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`Infinitely Cool' In 64 Bits


Personal Business: VIDEO GAMES

`INFINITELY COOL' IN 64 BITS

A few weeks ago, I got hold of a Japa-nese model of the Nintendo 64 game machine, which hit U.S. stores on Sept. 29. Within a week, my 6-year-old son Alec was constantly humming the theme music from the Super Mario 64 game. One day I joined in, prompting the following exchange. Alec: "Don't sing that song. I hate it." Me: "I thought you loved it. You sing it all the time." Alec: "I don't love it. Nintendo just stuck it in my brain."

Somewhere, Mario's creators are smiling. Just one look, and kids get hooked. At the bustling Toys `R' Us in midtown Manhattan, children have been mobbing N64 demo machines since early September. At Cybersmith, a trendy online cafe in Cambridge, Mass., "the N64 has been the highest-usage system since we brought it over from Japan in August," says spokesman Eric McNulty.

ENTHRALLED. In other words, the N64 lives up to its prerelease hype in at least some regards. Built around a lightning-fast 64-bit processor from Silicon Graphics--the same kind of hardware that created dinosaurs for the movie Jurassic Park --the $199 machine displays brilliant 3D graphics, at times exceeding what older, 32-bit systems from Sony and Sega can do. On the other hand, games are in short supply, and the situation won't improve much by Christmas.

So far, kids seem enthralled, and when you see Mario, you'll know why. This is probably the most perfectly crafted video game ever. Designed by Nintendo's resident game whiz Shigeru Miyamoto, author of the original 8-bit Mario, it combines dazzling environments, witty flourishes, and great "gameplay" for kids ages six and older.

As in the earlier 8-bit and 16-bit Mario games, the hero roams through various rooms and landscapes. He collects hidden stars that increase his power, fights enemies, navigates treacherous slides, and rescues a princess. Familiar stuff, but this muscular new Mario moves fluidly in any direction, unlike his two-dimensional ancestors. Mario pants when you run him too hard, leaps with his fist in the air, and mutters "mama mia." Driven by a tiny joystick on the controller, he swims in the castle moat, cavorts with colorful fish, and retrieves magical knickknacks. (Don't hold him down long--he drowns.) There's no head-ripping ugliness in this world, and no need for it. Next Generation magazine figures fans will get about 85 hours of fun exploring Mario's castle and collecting all 120 stars needed to beat the game.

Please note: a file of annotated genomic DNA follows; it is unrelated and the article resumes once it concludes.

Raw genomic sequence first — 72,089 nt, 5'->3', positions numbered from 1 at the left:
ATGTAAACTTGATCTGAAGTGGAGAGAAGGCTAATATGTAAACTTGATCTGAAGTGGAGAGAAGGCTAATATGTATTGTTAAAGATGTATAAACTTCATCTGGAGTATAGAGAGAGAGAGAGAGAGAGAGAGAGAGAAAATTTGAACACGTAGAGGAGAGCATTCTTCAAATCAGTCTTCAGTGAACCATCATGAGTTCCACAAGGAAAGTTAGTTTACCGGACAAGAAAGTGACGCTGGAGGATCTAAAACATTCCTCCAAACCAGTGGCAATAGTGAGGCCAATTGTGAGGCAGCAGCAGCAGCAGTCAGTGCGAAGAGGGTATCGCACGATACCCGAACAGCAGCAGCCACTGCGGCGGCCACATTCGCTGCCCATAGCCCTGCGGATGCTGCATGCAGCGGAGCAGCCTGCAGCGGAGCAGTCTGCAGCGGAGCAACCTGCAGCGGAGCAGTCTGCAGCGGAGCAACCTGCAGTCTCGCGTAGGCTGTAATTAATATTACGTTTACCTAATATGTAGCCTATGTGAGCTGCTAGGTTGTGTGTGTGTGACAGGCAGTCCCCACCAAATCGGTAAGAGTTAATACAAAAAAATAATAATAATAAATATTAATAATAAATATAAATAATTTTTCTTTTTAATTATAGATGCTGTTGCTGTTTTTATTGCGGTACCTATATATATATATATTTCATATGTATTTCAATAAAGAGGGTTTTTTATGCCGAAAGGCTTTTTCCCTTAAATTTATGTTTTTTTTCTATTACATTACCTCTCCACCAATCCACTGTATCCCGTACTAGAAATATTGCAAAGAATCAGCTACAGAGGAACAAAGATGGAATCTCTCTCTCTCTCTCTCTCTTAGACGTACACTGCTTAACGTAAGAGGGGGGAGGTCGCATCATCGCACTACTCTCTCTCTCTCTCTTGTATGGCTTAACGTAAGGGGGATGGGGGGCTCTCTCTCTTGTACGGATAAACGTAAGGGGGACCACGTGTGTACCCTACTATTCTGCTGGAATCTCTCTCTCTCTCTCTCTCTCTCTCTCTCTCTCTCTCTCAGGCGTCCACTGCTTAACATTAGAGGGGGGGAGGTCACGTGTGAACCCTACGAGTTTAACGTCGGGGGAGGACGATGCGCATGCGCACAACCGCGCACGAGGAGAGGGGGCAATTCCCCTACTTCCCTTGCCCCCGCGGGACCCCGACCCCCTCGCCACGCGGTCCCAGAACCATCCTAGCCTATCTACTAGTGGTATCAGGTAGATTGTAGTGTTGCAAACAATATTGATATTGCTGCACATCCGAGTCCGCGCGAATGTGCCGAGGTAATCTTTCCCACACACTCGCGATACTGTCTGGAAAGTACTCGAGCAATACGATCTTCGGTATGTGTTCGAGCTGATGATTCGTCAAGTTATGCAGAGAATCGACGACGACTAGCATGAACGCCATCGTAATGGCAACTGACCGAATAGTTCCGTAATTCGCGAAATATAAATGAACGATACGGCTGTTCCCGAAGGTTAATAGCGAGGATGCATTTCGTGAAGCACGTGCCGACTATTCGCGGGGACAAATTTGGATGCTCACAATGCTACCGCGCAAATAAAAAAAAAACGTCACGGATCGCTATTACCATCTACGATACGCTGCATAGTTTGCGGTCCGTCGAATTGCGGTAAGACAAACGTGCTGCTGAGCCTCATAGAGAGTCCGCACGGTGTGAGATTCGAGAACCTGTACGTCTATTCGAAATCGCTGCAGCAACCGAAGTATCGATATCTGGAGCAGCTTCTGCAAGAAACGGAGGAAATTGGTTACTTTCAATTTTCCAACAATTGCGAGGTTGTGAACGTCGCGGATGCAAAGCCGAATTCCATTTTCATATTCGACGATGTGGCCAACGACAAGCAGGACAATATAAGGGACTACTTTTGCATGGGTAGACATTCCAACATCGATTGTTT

I didn't have the time or patience for that, so I lent my machine to ace player Andrew "A.K." Kau, a seventh grader at the Trinity School in New York. After one long session, A.K. pronounced the system "infinitely cool." In about 24 hours, aided by some magazine hints, he retrieved all but four of the stars.

Since A.K. can zoom to the upper levels of a video game faster than I can read a simple instruction pamphlet, I took him and his classmate Ian Ferguson to meet with Nintendo and play some prerelease software. After 2 1/2 hours, the kids reached a verdict: Mario rules, but some "reasonably cool" stuff is in the pipeline.

GREAT GRETZKY. Both boys liked a racing game on jet skis called Wave Race, in which skiers churn up blue water, ride over frothy waves, and smash into docks and buoys. The other big hit was Wayne Gretzky Hockey by Williams Entertainment, which four people can play at once. Human and computer players check one another on the ice, and can even brawl.

The trouble is, neither of the other two games currently shipping with N64--a flight simulation game and a Star Wars spin-off--quite measures up to Mario. Nintendo is promising another 10 games by Christmas. But Tokyo analyst Masami Fujino of Jardine Fleming Securities says Nintendo has had trouble getting other software companies to produce games for the N64.

Should parents worry about that? Not too much. Nintendo is a $3.3 billion company with a great stable of game designers in house. If you do spring for N64, there's little danger of it sitting, unused, in the closet.EDITED BY AMY DUNKIN By Neil GrossReturn to top


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